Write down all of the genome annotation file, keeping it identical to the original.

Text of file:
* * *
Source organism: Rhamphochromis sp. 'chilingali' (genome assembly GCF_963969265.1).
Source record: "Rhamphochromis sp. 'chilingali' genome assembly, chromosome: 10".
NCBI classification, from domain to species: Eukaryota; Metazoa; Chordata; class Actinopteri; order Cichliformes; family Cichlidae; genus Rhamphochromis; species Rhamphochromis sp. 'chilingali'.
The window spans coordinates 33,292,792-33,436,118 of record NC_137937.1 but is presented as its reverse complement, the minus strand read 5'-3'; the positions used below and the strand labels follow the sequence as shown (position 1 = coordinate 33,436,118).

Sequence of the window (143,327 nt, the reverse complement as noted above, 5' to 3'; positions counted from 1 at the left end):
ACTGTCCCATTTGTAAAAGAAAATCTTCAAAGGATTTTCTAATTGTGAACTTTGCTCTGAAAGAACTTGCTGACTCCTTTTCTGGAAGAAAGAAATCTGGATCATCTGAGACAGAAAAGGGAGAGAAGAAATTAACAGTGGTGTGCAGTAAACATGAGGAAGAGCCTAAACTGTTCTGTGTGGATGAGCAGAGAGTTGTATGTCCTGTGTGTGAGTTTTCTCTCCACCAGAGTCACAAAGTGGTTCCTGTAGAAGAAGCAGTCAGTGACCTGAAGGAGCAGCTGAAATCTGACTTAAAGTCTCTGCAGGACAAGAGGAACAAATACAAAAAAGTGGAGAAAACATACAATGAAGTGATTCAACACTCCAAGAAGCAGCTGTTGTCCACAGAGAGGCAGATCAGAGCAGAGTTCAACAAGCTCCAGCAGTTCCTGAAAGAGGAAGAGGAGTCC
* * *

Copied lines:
Source organism: Rhamphochromis sp. 'chilingali' (genome assembly GCF_963969265.1).
Source record: "Rhamphochromis sp. 'chilingali' genome assembly, chromosome: 10".
NCBI classification, from domain to species: Eukaryota; Metazoa; Chordata; class Actinopteri; order Cichliformes; family Cichlidae; genus Rhamphochromis; species Rhamphochromis sp. 'chilingali'.
The window spans coordinates 33,292,792-33,436,118 of record NC_137937.1 but is presented as its reverse complement, the minus strand read 5'-3'; the positions used below and the strand labels follow the sequence as shown (position 1 = coordinate 33,436,118).

Sequence of the window (143,327 nt, the reverse complement as noted above, 5' to 3'; positions counted from 1 at the left end):
ACTGTCCCATTTGTAAAAGAAAATCTTCAAAGGATTTTCTAATTGTGAACTTTGCTCTGAAAGAACTTGCTGACTCCTTTTCTGGAAGAAAGAAATCTGGATCATCTGAGACAGAAAAGGGAGAGAAGAAATTAACAGTGGTGTGCAGTAAACATGAGGAAGAGCCTAAACTGTTCTGTGTGGATGAGCAGAGAGTTGTATGTCCTGTGTGTGAGTTTTCTCTCCACCAGAGTCACAAAGTGGTTCCTGTAGAAGAAGCAGTCAGTGACCTGAAGGAGCAGCTGAAATCTGACTTAAAGTCTCTGCAGGACAAGAGGAACAAATACAAAAAAGTGGAGAAAACATACAATGAAGTGATTCAACACTCCAAGAAGCAGCTGTTGTCCACAGAGAGGCAGATCAGAGCAGAGTTCAACAAGCTCCAGCAGTTCCTGAAAGAGGAAGAGGAGTCC